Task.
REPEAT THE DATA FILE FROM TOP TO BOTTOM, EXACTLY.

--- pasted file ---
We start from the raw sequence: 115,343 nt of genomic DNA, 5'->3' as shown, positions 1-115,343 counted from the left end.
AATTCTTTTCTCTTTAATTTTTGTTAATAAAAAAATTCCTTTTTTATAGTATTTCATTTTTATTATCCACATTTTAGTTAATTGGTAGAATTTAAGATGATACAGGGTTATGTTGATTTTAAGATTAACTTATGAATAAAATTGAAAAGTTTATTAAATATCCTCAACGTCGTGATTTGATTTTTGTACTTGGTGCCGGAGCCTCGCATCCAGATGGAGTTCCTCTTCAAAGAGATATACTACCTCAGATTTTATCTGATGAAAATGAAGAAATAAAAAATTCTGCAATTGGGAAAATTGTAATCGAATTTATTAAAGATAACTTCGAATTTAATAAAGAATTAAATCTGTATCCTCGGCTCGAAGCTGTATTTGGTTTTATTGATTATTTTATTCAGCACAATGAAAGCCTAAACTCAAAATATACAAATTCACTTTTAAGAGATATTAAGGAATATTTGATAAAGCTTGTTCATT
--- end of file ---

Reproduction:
We start from the raw sequence: 115,343 nt of genomic DNA, 5'->3' as shown, positions 1-115,343 counted from the left end.
AATTCTTTTCTCTTTAATTTTTGTTAATAAAAAAATTCCTTTTTTATAGTATTTCATTTTTATTATCCACATTTTAGTTAATTGGTAGAATTTAAGATGATACAGGGTTATGTTGATTTTAAGATTAACTTATGAATAAAATTGAAAAGTTTATTAAATATCCTCAACGTCGTGATTTGATTTTTGTACTTGGTGCCGGAGCCTCGCATCCAGATGGAGTTCCTCTTCAAAGAGATATACTACCTCAGATTTTATCTGATGAAAATGAAGAAATAAAAAATTCTGCAATTGGGAAAATTGTAATCGAATTTATTAAAGATAACTTCGAATTTAATAAAGAATTAAATCTGTATCCTCGGCTCGAAGCTGTATTTGGTTTTATTGATTATTTTATTCAGCACAATGAAAGCCTAAACTCAAAATATACAAATTCACTTTTAAGAGATATTAAGGAATATTTGATAAAGCTTGTTCATT